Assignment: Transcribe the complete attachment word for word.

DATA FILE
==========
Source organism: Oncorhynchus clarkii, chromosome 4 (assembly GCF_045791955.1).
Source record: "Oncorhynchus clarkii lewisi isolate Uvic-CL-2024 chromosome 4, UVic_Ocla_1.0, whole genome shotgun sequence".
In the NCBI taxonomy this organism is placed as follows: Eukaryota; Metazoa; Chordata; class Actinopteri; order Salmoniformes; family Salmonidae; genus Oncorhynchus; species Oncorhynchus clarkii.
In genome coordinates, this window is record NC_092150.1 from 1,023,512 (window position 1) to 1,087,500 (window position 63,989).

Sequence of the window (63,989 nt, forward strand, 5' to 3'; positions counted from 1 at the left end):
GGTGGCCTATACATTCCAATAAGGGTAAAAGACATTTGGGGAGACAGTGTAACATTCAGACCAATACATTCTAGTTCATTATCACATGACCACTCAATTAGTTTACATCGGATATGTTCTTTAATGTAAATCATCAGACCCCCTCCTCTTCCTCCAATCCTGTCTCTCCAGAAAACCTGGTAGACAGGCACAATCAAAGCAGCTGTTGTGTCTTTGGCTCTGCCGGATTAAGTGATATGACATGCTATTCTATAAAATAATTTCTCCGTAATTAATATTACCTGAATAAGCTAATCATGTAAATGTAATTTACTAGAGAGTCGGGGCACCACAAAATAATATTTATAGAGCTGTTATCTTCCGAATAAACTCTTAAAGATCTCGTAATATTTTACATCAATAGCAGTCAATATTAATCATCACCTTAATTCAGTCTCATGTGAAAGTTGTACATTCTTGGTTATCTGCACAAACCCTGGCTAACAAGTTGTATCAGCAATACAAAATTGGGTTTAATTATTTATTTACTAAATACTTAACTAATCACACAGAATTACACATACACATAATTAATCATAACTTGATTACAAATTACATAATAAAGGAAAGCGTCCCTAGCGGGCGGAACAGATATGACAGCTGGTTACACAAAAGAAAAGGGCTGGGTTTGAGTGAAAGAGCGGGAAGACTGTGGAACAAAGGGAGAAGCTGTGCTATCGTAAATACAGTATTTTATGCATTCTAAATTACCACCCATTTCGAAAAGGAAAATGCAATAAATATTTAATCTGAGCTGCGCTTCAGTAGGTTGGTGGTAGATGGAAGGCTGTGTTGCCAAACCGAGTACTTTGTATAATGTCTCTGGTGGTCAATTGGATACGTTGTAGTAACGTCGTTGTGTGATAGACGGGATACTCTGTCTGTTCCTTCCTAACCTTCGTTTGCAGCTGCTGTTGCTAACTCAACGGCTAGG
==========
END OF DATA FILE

Source organism: Oncorhynchus clarkii, chromosome 4 (assembly GCF_045791955.1).
Source record: "Oncorhynchus clarkii lewisi isolate Uvic-CL-2024 chromosome 4, UVic_Ocla_1.0, whole genome shotgun sequence".
In the NCBI taxonomy this organism is placed as follows: Eukaryota; Metazoa; Chordata; class Actinopteri; order Salmoniformes; family Salmonidae; genus Oncorhynchus; species Oncorhynchus clarkii.
In genome coordinates, this window is record NC_092150.1 from 1,023,512 (window position 1) to 1,087,500 (window position 63,989).

Sequence of the window (63,989 nt, forward strand, 5' to 3'; positions counted from 1 at the left end):
GGTGGCCTATACATTCCAATAAGGGTAAAAGACATTTGGGGAGACAGTGTAACATTCAGACCAATACATTCTAGTTCATTATCACATGACCACTCAATTAGTTTACATCGGATATGTTCTTTAATGTAAATCATCAGACCCCCTCCTCTTCCTCCAATCCTGTCTCTCCAGAAAACCTGGTAGACAGGCACAATCAAAGCAGCTGTTGTGTCTTTGGCTCTGCCGGATTAAGTGATATGACATGCTATTCTATAAAATAATTTCTCCGTAATTAATATTACCTGAATAAGCTAATCATGTAAATGTAATTTACTAGAGAGTCGGGGCACCACAAAATAATATTTATAGAGCTGTTATCTTCCGAATAAACTCTTAAAGATCTCGTAATATTTTACATCAATAGCAGTCAATATTAATCATCACCTTAATTCAGTCTCATGTGAAAGTTGTACATTCTTGGTTATCTGCACAAACCCTGGCTAACAAGTTGTATCAGCAATACAAAATTGGGTTTAATTATTTATTTACTAAATACTTAACTAATCACACAGAATTACACATACACATAATTAATCATAACTTGATTACAAATTACATAATAAAGGAAAGCGTCCCTAGCGGGCGGAACAGATATGACAGCTGGTTACACAAAAGAAAAGGGCTGGGTTTGAGTGAAAGAGCGGGAAGACTGTGGAACAAAGGGAGAAGCTGTGCTATCGTAAATACAGTATTTTATGCATTCTAAATTACCACCCATTTCGAAAAGGAAAATGCAATAAATATTTAATCTGAGCTGCGCTTCAGTAGGTTGGTGGTAGATGGAAGGCTGTGTTGCCAAACCGAGTACTTTGTATAATGTCTCTGGTGGTCAATTGGATACGTTGTAGTAACGTCGTTGTGTGATAGACGGGATACTCTGTCTGTTCCTTCCTAACCTTCGTTTGCAGCTGCTGTTGCTAACTCAACGGCTAGG